As we have said before, our view of legalized fireworks in Iowa is mixed. We understand both sides of this discussion.
We acknowledge existing support for fireworks among Iowans and appreciate the economic benefits of capturing part of a business Iowa used to lose to border states (including Nebraska and South Dakota) each year, but we respect firefighters, emergency services providers and health care providers who oppose them for safety reasons and we sympathize with residents who don't want related noise, or worse, in their neighborhoods.
As a result, we weren't strong advocates for legalizing fireworks in 2017, but we weren't opponents, either. Frankly, we would have been OK with either outcome.
In the end, we believe Iowa reached a reasonable, middle-ground position in which the possession, use and sale of fireworks were made legal on and near the Fourth of July and New Year's Eve, but individual communities were allowed to limit or ban discharge.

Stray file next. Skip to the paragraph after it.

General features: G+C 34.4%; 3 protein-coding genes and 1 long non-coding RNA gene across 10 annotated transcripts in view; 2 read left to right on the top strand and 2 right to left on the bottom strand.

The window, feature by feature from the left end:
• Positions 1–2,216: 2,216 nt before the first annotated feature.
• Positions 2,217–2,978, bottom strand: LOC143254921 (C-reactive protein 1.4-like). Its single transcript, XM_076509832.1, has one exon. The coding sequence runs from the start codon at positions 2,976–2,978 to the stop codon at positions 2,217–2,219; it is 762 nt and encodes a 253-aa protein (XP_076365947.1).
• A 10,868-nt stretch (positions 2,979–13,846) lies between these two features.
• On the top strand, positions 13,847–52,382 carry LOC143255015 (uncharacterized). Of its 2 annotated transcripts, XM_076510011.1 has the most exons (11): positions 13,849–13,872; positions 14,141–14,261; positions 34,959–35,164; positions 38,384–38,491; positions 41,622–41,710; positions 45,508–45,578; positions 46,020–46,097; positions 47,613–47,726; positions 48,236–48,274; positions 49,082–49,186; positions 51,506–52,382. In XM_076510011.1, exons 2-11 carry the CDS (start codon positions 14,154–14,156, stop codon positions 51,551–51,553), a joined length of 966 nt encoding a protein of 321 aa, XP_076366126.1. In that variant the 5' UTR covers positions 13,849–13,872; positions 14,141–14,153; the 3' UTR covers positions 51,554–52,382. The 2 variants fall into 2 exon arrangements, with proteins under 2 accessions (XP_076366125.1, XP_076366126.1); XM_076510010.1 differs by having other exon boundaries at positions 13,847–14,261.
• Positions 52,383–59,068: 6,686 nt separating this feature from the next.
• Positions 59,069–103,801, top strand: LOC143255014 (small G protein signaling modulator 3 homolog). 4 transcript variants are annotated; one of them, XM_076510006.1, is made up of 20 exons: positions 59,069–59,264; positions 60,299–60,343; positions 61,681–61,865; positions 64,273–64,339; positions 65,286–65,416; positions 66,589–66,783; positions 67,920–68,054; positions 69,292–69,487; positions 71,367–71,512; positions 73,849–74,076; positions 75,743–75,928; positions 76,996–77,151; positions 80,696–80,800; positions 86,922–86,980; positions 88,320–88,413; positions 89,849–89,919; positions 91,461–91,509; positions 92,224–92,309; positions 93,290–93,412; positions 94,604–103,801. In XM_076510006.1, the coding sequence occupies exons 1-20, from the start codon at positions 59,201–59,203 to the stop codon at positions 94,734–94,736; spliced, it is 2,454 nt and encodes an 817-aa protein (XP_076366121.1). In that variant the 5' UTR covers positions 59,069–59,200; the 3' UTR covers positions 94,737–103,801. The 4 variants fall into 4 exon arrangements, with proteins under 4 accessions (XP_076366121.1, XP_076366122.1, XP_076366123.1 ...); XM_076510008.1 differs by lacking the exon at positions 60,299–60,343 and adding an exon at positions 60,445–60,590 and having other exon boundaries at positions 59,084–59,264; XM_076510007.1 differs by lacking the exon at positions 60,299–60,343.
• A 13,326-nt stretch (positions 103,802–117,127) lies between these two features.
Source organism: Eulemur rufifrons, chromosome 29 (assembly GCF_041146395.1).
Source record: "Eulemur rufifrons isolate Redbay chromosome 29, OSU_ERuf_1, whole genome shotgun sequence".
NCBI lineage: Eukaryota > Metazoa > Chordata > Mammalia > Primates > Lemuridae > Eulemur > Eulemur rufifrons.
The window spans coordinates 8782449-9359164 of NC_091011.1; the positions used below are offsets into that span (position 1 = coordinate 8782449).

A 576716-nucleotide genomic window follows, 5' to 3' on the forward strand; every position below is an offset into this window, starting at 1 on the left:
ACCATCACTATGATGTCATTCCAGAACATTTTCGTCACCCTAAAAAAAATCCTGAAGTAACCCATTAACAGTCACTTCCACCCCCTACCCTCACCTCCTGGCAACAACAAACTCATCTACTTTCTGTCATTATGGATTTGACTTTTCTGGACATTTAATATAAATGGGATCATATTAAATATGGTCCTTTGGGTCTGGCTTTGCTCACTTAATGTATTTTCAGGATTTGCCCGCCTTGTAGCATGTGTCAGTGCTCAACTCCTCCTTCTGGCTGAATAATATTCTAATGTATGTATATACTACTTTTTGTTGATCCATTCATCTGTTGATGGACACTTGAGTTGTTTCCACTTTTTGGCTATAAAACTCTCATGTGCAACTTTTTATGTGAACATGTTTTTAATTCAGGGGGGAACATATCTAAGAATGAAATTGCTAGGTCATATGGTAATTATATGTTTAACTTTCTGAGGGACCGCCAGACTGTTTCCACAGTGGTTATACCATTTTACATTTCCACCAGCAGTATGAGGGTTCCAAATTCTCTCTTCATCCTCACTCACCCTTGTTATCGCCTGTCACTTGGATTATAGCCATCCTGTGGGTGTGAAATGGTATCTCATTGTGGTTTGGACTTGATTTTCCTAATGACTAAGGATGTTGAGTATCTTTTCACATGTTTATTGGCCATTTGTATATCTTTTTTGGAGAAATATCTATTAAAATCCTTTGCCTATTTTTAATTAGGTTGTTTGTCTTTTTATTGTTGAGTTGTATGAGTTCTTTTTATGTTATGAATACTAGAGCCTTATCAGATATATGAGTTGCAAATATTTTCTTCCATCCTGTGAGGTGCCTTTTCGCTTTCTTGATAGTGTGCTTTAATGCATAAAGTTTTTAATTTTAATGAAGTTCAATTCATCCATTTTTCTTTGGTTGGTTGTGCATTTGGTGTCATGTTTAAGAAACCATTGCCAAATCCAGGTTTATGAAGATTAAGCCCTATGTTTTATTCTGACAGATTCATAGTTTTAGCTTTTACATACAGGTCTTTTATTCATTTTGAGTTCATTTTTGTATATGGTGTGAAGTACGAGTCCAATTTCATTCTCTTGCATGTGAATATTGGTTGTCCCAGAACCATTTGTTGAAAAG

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In our view, no good reason exists for change in this approach, so we oppose a bill introduced in this year's legislative session under which cities and counties would be required to allow discharge of fireworks on Independence Day.
The bill under consideration would not impact the city of Sioux City today because the discharge of fireworks is allowed on July 4 in our community by ordinance. However, the city should have the right to change the ordinance in the future if local leaders believe circumstances warrant change. Similarly, cities in which discharge bans have been passed shouldn't have fireworks forced on them by the state.
In our view, local leaders are in better position to know if fireworks should or should not be legal within their local jurisdictions than are legislators in Des Moines.
Lawmakers should leave the state fireworks law the way it is.
Sioux City Journal, another Lee Enterprises publication, Feb. 15.